In The RemindersVal Emmich’s debut novel, we meet Gavin Winters, a police detective on a TV series, and a man mourning the loss of his partner Syd. In an excess of grief, he tries to burn all the things that remind him of his grief, nearly burning his house down. He flees to stay with his friends, the couple that set him up with Syd. There he meets their daughter Joan Lennon Sully, a ten year-old girl with highly superior autobiographical memory (HSAM) which means that, she remembers every detail of everything she experiences. Her memories are everlasting. Gavin finds comfort in her memories of Syd, bringing him alive in vivid detail.

For Joan, life is not going the way she wants. Her musician father is shutting down his studio, giving up his career for more stable work. She is also troubled by her grandmother’s death and the loss of her memories to Alzheimers. She is concerned with being forgotten so decides to write a hit song, win a songwriting concert, and be remembered forever like her hero John Lennon. Gavin used to write songs with her father and she proposes they team up.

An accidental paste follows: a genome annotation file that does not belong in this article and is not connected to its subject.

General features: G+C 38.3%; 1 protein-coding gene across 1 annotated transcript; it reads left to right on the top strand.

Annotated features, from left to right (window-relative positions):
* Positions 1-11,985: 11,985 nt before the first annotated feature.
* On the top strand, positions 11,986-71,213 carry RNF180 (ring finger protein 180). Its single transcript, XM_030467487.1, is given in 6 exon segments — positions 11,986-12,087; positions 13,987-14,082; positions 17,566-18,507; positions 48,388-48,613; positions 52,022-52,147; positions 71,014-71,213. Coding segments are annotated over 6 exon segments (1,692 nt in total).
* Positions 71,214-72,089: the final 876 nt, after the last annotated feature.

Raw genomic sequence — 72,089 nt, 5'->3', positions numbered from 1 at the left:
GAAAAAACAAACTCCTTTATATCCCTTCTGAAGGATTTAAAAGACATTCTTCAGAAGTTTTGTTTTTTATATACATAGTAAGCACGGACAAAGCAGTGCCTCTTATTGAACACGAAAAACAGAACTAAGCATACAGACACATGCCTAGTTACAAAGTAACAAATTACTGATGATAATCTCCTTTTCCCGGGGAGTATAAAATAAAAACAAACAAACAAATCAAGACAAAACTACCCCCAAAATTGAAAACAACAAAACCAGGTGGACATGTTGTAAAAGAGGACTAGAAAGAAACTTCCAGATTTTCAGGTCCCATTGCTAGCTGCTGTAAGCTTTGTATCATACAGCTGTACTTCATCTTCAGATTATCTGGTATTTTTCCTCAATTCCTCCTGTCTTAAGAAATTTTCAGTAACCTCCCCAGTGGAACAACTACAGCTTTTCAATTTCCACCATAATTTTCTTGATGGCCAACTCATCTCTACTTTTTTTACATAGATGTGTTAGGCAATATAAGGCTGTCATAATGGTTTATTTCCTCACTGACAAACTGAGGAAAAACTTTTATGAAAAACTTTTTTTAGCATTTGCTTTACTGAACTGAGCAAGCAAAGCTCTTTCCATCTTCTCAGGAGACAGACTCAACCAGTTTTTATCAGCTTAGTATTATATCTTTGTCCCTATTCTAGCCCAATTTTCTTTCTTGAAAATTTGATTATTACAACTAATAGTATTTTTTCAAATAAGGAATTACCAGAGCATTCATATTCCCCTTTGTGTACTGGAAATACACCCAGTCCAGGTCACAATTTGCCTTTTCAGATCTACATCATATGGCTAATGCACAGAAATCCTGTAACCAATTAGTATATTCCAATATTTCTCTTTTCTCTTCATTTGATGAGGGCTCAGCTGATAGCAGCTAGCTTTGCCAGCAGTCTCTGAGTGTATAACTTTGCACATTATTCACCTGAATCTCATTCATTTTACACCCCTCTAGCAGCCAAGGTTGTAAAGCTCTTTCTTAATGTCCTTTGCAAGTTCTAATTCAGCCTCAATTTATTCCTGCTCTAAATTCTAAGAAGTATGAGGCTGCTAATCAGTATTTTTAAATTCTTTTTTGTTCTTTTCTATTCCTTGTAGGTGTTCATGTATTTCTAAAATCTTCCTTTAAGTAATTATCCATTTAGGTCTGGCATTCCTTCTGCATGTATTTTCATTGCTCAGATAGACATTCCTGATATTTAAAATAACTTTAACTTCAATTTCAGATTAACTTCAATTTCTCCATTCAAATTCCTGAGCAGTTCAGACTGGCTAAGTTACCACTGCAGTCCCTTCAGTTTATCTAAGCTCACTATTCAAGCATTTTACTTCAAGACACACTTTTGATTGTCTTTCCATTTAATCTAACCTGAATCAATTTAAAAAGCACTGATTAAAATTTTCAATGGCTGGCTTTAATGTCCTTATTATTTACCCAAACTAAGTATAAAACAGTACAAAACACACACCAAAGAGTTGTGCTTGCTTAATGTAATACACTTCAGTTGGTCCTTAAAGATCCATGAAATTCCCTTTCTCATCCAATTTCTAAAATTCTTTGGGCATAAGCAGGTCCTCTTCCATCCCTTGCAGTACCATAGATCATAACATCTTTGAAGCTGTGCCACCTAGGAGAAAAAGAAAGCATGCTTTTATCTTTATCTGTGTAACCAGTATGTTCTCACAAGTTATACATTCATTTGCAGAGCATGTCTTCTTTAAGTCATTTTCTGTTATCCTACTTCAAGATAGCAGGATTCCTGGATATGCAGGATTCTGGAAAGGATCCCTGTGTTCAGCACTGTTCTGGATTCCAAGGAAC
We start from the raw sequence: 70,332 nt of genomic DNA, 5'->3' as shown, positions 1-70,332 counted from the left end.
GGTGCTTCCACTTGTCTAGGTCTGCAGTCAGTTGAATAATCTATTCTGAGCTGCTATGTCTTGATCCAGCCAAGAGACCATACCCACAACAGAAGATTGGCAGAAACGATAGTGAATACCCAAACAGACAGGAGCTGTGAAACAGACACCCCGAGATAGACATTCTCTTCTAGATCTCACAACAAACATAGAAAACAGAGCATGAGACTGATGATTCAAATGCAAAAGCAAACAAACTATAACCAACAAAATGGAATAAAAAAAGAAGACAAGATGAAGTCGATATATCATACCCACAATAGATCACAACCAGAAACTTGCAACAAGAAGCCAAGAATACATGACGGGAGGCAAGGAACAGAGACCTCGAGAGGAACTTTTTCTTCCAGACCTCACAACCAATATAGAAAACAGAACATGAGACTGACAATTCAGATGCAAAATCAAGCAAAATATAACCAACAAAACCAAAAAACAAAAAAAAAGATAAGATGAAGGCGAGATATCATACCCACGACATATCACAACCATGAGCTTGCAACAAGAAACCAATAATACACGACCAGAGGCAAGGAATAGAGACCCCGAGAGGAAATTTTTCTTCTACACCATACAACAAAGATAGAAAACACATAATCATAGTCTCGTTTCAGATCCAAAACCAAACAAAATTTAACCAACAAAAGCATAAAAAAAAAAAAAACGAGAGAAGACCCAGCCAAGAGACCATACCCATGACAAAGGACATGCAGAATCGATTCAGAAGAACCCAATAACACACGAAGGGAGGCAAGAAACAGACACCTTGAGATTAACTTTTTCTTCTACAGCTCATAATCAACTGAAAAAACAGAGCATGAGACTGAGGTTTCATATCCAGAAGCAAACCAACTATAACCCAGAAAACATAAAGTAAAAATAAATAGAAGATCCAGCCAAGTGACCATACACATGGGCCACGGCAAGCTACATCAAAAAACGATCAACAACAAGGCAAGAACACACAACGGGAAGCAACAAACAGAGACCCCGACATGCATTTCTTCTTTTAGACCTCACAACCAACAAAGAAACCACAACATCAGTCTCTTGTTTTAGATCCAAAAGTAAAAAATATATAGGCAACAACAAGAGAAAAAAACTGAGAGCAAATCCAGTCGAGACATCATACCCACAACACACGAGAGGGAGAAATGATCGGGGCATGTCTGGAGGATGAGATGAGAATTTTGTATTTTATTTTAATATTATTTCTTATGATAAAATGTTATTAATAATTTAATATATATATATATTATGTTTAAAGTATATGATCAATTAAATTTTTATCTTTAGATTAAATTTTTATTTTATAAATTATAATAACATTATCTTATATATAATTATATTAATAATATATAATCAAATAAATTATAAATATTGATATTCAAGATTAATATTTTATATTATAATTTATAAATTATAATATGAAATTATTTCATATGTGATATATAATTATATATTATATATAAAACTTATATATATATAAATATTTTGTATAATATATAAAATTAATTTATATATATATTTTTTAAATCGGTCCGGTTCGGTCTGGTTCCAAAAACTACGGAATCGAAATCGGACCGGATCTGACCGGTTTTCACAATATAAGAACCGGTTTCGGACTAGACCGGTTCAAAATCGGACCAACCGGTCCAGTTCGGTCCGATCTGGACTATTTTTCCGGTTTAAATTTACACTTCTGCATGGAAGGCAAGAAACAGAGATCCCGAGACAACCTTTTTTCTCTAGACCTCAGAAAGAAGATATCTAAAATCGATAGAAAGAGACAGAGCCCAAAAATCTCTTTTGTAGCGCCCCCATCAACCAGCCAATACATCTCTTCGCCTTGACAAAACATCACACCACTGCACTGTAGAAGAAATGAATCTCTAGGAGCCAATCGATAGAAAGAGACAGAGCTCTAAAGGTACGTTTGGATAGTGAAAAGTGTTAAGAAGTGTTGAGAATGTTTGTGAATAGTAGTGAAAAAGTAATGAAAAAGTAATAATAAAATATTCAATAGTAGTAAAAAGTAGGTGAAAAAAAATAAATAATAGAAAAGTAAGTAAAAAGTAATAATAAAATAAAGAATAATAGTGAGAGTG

In a profound way, the two of them help heal each other. It’s a moving story, full of warmth and humor.

I enjoyed Val Emmich’s The Reminders. It made me laugh. It is easy to like. Although it’s considered adult fiction, it feels like young adult to me, there a lightness and a resistance to going too deep that make it enjoyable, but less meaningful. This is a book about grief, but when the grief becomes too painful, the story shifts. It is told in alternating chapters by Gavin and Joan.

Joan is adorably literal. She’s smarter than the average ten year-old, but then she does have a superior memory. She is realistic in many ways, not able to effectively express her emotions, trying to fix things with magical thinking–such as the idea that winning a songwriting contest will solve everything.

Gavin is more complex. He is grieving and while Joan is giving him new memories of his lost love, her memories reveal that Syd was hiding something from him. Is he mourning someone who lied to him? With Joan, he explores the past and finds out how deep and lasting love can be.

I love that this story explores friendship, an adult/child friendship that is kind and pure. Gavin’s grief is realistic, and his efforts to work through it, the swings into despair are real. There’s real wisdom in The Reminders, wisdom about  memory, loss, and grief. It’s a book full  of love.

 

The Reminders will be released on May 30th. I received an advance e-galley from the publisher through NetGalley.

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